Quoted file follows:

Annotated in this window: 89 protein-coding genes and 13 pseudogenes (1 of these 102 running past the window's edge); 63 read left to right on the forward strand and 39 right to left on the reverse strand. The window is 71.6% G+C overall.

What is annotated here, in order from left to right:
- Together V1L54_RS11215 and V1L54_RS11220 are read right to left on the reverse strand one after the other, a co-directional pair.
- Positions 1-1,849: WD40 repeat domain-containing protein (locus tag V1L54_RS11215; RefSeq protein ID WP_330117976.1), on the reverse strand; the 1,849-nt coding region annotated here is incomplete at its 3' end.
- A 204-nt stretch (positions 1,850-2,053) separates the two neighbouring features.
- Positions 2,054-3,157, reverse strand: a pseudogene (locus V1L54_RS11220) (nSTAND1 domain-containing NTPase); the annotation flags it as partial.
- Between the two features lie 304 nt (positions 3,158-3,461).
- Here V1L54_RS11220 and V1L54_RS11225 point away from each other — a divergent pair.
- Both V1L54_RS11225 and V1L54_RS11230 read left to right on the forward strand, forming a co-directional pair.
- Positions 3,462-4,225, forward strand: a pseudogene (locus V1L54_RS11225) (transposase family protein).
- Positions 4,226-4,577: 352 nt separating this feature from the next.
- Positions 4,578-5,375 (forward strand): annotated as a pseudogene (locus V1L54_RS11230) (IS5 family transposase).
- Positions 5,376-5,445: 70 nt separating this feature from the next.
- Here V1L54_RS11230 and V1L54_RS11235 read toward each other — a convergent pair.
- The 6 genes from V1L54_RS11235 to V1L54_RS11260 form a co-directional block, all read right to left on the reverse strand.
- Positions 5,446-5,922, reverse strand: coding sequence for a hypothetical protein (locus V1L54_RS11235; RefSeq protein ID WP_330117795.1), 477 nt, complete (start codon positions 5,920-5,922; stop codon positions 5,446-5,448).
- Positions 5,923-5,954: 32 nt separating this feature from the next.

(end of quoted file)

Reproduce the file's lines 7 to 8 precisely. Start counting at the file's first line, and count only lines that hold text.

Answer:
- Between the two features lie 304 nt (positions 3,158-3,461).
- Here V1L54_RS11220 and V1L54_RS11225 point away from each other — a divergent pair.